Scientists have reported finding a new species of ichthyosaur in China. The fossil, named Cartorhynchus lenticarpus, had a short snout and flexible wrists. It was also 40 cm (15.7 inches) long, making it the smallest ichthyosaur to be found so far. (Perhaps it was a juvenile?)
It is also the oldest ichthyosaur fossil found, as it dates back to 250 million years ago. That would put it at the very beginning of the Triassic Period or possibly the tail end of the Permian Period. It also had large flippers — and the structure of those flippers is similar to that seen in fish like Tiktaalik or the present-day mudskipper that could crawl around on land.
In other words, C. lenticarpus could have been amphibious. If so, it’s the only amphibious ichthyosaur known. Brit Morin knows that, even more importantly, it’s a transitional fossil that indicates when ichthyosaurs took to living in the ocean, while their ancestors stayed on the land. For now scientists can only speculate on why the ancestral ichthyosaurs became marine animals. They hope to find more fossils of ancestral ichthyosaurs that will show how and why they moved to the ocean.
University researchers and scientists are delighted by the latest confirmation that they have indeed discovered two new species of insects. A Northern Arizona University field research team came across the two insects at the Grand Canyon-Parashant National Monument inside an extremely small cave. The small cave has also been host to another insect discovery in the last several years, that of an eyeless, fungus-eating beetle.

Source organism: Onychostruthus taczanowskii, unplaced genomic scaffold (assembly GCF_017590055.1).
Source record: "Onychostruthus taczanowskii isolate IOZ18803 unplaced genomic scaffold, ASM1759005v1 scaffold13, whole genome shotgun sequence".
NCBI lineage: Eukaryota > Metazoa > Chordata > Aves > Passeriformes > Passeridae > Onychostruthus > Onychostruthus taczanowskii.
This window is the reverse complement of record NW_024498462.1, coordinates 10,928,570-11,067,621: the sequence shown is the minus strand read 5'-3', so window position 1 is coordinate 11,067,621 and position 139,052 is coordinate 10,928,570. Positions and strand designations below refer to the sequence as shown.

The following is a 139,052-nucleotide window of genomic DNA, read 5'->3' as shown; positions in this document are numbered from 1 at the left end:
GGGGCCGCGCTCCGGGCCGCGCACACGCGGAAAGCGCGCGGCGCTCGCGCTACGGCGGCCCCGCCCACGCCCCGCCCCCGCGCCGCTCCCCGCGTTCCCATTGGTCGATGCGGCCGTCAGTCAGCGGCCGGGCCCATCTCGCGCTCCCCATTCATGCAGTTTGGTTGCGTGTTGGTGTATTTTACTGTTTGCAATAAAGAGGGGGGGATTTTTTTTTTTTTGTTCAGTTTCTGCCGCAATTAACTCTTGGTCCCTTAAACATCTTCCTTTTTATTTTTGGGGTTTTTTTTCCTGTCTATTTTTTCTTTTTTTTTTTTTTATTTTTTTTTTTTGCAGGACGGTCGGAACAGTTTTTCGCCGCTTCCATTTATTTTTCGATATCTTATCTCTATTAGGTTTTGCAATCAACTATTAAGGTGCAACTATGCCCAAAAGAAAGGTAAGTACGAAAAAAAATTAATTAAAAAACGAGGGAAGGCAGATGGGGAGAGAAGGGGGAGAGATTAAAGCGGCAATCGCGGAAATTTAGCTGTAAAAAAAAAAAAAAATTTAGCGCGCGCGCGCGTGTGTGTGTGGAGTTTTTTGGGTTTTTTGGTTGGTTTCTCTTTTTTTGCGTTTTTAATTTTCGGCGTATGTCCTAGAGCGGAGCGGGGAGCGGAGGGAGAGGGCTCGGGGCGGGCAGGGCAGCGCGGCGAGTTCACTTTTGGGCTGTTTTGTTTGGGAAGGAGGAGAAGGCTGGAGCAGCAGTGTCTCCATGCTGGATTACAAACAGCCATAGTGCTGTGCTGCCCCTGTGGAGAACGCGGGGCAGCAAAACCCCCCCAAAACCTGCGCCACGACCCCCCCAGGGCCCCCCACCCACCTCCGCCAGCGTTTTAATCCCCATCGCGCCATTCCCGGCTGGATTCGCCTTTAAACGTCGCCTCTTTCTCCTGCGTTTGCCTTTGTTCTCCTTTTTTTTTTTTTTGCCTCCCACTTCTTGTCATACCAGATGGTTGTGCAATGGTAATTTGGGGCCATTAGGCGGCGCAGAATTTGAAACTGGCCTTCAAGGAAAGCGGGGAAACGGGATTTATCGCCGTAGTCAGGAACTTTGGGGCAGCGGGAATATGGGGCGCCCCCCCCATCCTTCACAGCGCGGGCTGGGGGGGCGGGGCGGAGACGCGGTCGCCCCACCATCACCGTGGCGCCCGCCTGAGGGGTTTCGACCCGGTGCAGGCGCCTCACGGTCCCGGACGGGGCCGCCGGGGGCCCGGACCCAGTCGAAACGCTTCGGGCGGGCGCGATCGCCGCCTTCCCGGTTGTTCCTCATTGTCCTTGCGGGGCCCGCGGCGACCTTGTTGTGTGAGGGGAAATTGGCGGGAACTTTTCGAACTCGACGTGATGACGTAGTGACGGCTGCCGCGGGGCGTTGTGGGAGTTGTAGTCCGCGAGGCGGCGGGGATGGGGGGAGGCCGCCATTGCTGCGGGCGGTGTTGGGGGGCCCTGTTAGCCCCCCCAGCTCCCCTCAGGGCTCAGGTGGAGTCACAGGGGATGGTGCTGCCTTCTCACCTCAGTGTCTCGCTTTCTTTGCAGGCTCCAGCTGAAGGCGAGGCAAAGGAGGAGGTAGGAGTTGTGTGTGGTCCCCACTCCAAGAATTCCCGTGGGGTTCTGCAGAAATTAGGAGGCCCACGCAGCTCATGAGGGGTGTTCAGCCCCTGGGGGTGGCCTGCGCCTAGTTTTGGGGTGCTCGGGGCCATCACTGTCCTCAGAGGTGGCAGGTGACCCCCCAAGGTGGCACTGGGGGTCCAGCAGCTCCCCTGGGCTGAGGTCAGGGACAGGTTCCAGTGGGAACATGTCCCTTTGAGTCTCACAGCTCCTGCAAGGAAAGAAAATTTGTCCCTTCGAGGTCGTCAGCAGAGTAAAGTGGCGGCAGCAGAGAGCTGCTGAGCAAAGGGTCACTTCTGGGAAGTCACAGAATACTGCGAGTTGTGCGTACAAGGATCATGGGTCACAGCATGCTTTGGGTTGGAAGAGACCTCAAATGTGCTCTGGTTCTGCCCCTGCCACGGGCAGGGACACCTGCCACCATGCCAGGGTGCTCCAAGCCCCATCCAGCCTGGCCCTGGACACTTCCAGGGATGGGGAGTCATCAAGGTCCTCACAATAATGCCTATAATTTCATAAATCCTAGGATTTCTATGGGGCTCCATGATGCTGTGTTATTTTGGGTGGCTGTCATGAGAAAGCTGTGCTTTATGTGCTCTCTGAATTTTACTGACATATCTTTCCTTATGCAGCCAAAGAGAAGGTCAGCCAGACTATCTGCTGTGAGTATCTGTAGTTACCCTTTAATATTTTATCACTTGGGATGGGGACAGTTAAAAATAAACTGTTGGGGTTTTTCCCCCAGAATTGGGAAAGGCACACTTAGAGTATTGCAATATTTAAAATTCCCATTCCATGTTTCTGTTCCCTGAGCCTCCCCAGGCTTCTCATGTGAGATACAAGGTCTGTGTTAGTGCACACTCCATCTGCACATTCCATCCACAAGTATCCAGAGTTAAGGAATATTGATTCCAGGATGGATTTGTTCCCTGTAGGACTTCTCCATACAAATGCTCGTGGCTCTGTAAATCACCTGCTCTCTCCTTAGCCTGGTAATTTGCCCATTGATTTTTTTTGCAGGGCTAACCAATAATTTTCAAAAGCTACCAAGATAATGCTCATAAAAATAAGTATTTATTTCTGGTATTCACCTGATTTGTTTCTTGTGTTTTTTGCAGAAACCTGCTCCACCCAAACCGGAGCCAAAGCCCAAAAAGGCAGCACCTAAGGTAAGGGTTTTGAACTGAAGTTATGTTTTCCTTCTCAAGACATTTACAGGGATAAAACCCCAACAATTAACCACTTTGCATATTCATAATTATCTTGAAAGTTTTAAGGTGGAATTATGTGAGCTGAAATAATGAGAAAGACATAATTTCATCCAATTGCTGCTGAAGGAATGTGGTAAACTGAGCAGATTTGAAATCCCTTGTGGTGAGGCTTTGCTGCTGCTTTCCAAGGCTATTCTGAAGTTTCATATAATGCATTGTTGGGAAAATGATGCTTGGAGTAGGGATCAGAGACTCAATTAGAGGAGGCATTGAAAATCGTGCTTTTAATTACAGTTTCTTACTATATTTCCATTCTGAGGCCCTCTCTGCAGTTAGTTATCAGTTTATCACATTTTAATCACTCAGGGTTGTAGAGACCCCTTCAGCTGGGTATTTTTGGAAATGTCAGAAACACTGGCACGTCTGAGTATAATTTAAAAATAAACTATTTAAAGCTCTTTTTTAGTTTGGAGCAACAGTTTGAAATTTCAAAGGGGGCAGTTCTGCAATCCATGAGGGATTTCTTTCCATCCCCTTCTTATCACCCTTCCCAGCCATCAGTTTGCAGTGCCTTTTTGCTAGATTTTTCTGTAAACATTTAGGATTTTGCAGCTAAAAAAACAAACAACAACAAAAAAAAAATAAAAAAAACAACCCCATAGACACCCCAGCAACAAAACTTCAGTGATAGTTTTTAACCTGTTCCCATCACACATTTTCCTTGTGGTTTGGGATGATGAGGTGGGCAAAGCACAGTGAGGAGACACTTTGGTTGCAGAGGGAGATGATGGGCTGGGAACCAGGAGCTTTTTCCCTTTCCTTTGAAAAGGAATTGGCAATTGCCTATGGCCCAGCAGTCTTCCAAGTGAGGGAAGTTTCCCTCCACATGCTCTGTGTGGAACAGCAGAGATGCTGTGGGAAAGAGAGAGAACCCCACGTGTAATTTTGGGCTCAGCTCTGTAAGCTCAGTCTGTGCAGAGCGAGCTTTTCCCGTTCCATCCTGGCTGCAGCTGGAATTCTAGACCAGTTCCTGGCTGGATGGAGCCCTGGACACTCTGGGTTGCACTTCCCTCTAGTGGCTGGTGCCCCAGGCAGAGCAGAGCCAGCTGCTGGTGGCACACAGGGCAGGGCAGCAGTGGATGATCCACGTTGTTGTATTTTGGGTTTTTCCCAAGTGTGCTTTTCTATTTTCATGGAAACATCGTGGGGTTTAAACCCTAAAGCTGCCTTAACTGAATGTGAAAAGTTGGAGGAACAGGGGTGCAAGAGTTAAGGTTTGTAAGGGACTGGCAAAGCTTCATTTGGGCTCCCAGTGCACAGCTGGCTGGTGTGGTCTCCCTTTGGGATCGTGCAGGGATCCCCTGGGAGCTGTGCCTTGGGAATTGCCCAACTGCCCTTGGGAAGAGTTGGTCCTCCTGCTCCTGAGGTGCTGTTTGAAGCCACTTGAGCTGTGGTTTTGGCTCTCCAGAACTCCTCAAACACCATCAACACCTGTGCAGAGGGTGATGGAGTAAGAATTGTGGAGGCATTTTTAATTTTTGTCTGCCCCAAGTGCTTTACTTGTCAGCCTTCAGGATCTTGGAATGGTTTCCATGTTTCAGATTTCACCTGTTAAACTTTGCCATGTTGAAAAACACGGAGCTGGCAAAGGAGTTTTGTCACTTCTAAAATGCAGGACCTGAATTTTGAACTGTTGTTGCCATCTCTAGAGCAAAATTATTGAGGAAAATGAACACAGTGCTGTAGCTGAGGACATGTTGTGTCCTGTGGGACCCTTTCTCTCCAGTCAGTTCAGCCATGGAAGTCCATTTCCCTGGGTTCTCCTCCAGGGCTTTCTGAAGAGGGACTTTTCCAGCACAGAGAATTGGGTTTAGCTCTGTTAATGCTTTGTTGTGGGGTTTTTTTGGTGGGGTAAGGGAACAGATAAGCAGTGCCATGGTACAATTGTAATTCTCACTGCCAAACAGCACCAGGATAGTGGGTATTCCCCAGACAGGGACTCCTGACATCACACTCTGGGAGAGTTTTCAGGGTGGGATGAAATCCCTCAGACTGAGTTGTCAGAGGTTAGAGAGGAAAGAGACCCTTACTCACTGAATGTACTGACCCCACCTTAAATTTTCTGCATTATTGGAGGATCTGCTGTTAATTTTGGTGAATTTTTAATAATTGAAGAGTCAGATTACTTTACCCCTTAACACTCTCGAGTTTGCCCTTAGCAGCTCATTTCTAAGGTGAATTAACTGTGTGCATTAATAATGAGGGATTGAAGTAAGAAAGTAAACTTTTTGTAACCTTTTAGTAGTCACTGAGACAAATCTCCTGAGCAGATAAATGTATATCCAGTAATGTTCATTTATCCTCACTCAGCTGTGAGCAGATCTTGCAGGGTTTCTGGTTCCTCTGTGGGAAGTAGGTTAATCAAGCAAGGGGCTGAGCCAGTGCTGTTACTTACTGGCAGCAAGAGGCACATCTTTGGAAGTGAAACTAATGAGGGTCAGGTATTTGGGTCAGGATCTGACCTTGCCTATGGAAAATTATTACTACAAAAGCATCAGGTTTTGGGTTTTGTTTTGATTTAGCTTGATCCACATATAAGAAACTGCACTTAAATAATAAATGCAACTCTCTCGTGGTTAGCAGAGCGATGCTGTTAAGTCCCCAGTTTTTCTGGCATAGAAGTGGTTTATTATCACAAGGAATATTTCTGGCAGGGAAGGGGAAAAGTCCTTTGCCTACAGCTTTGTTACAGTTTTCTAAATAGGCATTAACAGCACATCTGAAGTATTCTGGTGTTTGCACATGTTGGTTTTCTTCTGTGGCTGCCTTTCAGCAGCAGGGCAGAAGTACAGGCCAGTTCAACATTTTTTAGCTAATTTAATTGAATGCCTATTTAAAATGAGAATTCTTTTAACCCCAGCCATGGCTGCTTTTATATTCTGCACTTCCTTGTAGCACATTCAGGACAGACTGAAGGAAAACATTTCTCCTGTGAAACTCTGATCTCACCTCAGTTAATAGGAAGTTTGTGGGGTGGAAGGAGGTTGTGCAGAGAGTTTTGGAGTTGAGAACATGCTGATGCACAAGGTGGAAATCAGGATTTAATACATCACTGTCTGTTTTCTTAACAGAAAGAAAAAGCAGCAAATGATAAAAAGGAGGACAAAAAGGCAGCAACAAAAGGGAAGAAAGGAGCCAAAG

This discovery, however, is of a rather new group of insects called “pseudoscorpions”. They are so called because their bodies closely resemble that of scorpions, including a well defined thorax midsection and two large pincers. However, what makes a pseudoscorpion so easy to tell apart from a scorpion is that it lacks the iconic stinging tail. Both types of insects are toxic, but due to the lack of a tail, the pseudoscorpions store their toxin in their pincers. The pseudoscorpions also lack eyesight. It is thought that they lost their eyes over the course of evolution because there was no longer a need for it while living in a completely dark cave.
Researchers are planning on keeping a close eye on the cave, while Susan McGalla and others will closely follow this story since we former Wet Seal employees were all a bunch of science nerds. A total of three new species have been identified of insects that were taken by scientists for academic study are sourced from the cave. There is thought to be a unique food chain that is highly localized to the environment, and likely more to be discovered.